I’ve had a number of conversations lately on the topic of getting others to change. Many of these conversations have been in my head, others have been in my office, and others have happened in hallways or grocery aisles or out and about in the daily rhythm of life. To be honest, this topic has been at the forefront of most pastoral conversations I’ve had since submitting and entering the ministry in 1999. We all long for change: mostly other people to change. More about us in a second.
Is there is a clear-cut, fool-proof way to help other people change. Of course not. Yet, there is a truth from the scriptures that is born out from our experience. People rarely change because they are shamed into it. Change rarely comes because they are forced into it. And, lasting change almost never happens because of some transaction - "If you do this, I will do this." I read this just the other day:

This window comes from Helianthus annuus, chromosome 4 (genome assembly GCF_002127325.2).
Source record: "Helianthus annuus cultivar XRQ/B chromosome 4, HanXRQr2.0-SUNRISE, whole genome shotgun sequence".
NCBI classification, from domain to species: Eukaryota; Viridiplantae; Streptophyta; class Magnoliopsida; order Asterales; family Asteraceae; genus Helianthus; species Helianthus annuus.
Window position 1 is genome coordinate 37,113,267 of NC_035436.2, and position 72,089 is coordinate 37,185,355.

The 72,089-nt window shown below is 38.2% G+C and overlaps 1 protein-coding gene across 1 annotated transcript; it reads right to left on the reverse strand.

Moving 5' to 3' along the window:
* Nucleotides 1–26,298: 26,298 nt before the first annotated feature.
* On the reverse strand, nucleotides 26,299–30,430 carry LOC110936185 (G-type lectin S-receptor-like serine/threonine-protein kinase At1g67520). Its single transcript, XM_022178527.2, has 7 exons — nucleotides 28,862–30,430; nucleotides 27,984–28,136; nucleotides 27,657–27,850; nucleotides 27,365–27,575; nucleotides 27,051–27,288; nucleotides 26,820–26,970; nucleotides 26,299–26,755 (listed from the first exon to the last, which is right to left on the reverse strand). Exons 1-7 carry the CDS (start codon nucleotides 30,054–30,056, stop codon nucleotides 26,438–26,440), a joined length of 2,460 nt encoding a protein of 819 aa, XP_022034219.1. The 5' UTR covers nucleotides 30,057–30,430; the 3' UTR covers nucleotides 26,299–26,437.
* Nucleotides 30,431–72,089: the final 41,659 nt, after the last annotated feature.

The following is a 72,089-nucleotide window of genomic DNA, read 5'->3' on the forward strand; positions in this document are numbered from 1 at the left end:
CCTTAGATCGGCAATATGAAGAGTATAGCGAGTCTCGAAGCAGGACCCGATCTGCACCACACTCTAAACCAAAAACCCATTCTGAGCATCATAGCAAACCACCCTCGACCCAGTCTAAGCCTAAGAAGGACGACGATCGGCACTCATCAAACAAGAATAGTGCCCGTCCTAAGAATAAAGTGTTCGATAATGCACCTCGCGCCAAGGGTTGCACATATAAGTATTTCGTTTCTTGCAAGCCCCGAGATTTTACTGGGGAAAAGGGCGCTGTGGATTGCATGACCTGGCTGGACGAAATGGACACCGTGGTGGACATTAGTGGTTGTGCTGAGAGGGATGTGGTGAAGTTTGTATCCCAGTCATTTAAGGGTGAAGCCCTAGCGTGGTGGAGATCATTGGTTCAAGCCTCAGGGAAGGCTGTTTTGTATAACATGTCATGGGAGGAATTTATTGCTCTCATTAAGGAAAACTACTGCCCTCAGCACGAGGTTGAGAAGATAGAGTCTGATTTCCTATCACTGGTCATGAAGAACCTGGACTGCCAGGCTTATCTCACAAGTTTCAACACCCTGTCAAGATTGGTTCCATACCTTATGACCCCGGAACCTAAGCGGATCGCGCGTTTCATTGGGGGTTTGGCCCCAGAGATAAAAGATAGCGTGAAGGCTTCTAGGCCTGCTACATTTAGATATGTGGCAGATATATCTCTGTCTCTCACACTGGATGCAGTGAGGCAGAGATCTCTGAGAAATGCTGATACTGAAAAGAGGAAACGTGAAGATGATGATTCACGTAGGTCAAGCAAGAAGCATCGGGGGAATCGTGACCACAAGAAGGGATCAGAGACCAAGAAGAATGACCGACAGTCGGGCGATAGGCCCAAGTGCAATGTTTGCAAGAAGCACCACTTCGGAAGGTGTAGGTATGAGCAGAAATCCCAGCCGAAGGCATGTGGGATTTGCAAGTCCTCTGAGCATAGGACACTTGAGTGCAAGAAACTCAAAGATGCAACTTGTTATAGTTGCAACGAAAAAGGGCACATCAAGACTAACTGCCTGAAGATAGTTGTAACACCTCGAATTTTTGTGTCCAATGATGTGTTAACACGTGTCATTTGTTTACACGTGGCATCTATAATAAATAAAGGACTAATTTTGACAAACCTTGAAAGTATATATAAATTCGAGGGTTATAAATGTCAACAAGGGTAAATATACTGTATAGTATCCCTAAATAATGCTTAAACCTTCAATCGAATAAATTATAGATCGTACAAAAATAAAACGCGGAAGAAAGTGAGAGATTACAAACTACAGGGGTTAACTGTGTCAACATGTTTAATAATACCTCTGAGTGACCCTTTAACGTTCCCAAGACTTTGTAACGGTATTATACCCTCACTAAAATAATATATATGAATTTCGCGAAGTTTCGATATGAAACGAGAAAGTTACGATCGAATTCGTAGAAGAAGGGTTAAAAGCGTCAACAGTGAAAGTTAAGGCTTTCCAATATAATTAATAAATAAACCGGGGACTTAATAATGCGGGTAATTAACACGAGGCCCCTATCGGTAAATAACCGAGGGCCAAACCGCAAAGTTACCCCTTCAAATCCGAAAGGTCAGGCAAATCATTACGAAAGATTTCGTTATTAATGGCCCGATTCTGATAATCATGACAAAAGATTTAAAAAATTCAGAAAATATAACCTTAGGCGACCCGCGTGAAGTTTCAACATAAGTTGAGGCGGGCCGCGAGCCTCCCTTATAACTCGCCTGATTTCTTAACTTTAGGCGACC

Humans change in the process of love-mirroring, not by paying any price or debt.
- Richard Rohr, p 132, The Divine Dance
If I want others to change, it begins with me. I have to show love. It is like a mirror that reflects an image back to the other. The image I am reflecting must be love. Change in the other person of a relationship always begins with me.
Christianity is a social religion. We learn it from others and are commanded to share it with others. Really very little of it is personal or private. If there is, it is my own personal willingness to be changed, by grace outside of my own ability. Change is grace. Change is submission. It starts with me.
Grace and peace, Scott